Story Behind The Story
Story Behind The Story
STORY BEHIND THE STORY: Carmen Maria Machado

“If you’re in a community that is constantly being marginalized or threatened or oppressed, you want to [feel like], ‘We are perfect. Please let us live. Please let us have rights.’ But then people get away with really bad behavior because everyone is so desperate to keep a straight face and be respectable, and it creates these victims that are twice victimized. They’re already suffering from whatever the dominant culture is doing, and then they also have been hurt by somebody, and they have no recourse. They have no way of handling it.”

This is the twelfth episode of Story Behind the Story, a monthly interview series featuring conversations with authors about their creative process. In it, host Clara Sherley-Appel talks to writer and former Bay Area resident Carmen Maria Machado about her 2019 memoir, In the Dream House, where Machado describes the abuse she endured in her first relationship with another woman. Machado’s writing in In the Dream House, which spans genre conventions and styles, reflects the fracturing of memory that so often results from abuse and the non-linear way we process trauma.

In this episode, we touch on the complex narrative structure of her memoir, the silence around queer domestic violence, and what it’s like to explore themes of abuse in fiction versus non-fiction.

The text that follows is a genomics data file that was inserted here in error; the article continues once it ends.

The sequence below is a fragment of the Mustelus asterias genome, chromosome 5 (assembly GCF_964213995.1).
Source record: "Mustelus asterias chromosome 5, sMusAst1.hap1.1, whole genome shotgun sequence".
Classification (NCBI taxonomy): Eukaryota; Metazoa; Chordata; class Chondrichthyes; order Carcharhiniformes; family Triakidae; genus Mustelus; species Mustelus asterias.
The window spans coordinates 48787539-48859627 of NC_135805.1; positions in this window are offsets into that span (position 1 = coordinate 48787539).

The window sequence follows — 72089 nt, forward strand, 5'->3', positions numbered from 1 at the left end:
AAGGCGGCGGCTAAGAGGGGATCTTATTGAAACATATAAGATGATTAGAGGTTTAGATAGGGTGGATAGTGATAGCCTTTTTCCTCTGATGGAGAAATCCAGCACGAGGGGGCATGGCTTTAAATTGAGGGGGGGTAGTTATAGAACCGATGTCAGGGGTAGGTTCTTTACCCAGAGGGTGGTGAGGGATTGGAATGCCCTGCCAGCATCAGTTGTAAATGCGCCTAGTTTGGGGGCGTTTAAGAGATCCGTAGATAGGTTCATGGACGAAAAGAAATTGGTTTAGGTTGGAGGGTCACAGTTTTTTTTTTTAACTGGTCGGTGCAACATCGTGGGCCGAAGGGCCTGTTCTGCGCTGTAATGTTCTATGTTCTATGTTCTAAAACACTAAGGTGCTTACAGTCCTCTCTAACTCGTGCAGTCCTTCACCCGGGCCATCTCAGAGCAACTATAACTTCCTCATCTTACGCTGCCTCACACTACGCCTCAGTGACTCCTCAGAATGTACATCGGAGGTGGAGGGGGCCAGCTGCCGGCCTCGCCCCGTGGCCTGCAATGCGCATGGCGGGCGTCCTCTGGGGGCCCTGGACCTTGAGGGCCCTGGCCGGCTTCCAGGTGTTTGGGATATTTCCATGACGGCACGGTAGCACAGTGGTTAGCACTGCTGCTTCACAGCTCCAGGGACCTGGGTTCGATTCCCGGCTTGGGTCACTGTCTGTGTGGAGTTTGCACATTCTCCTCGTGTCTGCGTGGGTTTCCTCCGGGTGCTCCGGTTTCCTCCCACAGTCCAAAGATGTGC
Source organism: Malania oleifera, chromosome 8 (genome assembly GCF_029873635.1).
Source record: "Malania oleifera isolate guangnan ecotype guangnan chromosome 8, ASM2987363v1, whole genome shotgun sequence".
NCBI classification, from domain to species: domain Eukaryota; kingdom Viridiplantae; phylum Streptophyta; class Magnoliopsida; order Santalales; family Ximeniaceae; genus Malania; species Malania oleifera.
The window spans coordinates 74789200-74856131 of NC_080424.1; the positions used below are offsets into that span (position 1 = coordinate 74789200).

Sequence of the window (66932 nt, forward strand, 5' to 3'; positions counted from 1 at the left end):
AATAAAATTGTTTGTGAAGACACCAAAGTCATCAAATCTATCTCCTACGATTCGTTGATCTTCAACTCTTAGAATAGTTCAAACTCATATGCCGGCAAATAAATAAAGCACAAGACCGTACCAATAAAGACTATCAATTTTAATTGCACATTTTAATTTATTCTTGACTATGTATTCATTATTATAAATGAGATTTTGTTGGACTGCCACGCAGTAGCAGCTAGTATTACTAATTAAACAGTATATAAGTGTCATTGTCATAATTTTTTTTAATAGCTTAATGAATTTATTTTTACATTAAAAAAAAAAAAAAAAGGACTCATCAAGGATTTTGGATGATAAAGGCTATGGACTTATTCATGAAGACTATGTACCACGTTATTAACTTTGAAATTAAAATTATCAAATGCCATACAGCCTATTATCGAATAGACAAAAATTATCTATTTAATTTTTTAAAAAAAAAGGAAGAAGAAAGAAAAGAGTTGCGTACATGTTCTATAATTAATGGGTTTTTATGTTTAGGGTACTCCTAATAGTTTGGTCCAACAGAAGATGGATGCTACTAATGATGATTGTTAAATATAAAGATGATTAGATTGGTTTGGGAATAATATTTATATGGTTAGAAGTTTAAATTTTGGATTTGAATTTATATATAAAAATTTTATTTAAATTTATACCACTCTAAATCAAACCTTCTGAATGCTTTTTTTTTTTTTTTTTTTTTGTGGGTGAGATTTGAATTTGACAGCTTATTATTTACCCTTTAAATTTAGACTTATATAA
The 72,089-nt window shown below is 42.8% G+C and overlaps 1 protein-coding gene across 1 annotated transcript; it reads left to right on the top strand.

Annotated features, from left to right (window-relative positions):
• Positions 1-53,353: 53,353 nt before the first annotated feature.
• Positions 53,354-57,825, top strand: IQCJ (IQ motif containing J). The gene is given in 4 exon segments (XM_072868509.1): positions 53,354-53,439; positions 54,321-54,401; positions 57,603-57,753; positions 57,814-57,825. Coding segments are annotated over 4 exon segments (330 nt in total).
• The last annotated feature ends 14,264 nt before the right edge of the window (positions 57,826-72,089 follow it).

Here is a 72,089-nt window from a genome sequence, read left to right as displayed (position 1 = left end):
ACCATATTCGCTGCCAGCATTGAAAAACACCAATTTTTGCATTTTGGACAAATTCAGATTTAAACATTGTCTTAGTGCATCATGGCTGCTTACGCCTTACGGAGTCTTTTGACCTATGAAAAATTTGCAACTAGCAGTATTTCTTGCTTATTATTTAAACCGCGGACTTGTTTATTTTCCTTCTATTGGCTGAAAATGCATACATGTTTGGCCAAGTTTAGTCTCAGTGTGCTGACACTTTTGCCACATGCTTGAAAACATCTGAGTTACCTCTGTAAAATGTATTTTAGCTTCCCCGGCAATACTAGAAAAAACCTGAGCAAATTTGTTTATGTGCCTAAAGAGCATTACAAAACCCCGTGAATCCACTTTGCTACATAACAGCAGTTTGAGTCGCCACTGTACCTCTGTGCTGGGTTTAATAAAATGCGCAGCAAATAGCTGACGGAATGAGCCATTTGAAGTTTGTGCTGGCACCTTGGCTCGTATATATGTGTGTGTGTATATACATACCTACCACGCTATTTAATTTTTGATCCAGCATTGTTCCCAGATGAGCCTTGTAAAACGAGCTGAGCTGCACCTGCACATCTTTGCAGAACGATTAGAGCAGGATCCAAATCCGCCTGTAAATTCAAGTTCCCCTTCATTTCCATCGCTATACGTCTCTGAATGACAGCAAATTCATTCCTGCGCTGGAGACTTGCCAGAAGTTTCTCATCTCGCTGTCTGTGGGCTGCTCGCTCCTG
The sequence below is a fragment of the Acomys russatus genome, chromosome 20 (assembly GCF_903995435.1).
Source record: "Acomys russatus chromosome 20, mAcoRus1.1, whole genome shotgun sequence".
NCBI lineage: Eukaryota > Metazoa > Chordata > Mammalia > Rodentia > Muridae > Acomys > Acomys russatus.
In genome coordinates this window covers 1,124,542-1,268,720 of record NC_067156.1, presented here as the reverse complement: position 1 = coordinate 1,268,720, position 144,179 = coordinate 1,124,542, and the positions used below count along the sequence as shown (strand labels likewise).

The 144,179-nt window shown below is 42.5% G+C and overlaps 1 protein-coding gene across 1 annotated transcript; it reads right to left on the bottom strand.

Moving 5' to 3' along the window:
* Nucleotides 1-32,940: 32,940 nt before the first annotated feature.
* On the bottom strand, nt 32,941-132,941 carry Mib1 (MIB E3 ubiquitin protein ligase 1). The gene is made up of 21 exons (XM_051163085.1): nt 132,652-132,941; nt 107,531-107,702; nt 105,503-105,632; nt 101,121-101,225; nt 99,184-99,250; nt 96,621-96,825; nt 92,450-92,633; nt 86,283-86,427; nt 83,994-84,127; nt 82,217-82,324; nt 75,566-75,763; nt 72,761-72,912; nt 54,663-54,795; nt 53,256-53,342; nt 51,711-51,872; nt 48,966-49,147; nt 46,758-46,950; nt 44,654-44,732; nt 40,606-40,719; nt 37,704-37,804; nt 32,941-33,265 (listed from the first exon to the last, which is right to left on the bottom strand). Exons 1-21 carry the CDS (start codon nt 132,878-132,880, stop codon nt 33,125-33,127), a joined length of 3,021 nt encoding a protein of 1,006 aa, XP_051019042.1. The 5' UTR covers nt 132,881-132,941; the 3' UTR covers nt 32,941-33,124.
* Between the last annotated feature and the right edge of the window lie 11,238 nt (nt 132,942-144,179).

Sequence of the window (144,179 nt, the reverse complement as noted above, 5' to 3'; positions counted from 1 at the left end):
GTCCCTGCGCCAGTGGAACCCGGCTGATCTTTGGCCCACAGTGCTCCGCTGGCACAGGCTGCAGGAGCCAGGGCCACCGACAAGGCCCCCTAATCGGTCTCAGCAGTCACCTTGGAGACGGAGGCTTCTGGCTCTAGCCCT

As a content note, the discussion includes descriptions of psychological abuse and intimate partner violence. Graywolf Press has created resources for queer survivors of domestic violence living in the Bay Area. You can find them here.

CARMEN MARIA MACHADO is the author of the sparklingly surreal short story collection Her Body and Other Parties, which was a finalist for the National Book Award and a winner of the National Book Critics Circle’s John Leonard Prize. Her memoir, In the Dream House, was named “Best Book of the Year” in 2019 by The New Yorker, TIME Magazine, The New York Times, NPR, Entertainment Weekly, The Atlantic, The Paris Review, and Vogue. It is a bold, captivating account of the violence and abuse Machado endured in her first relationship with another woman, told in her inimitable voice.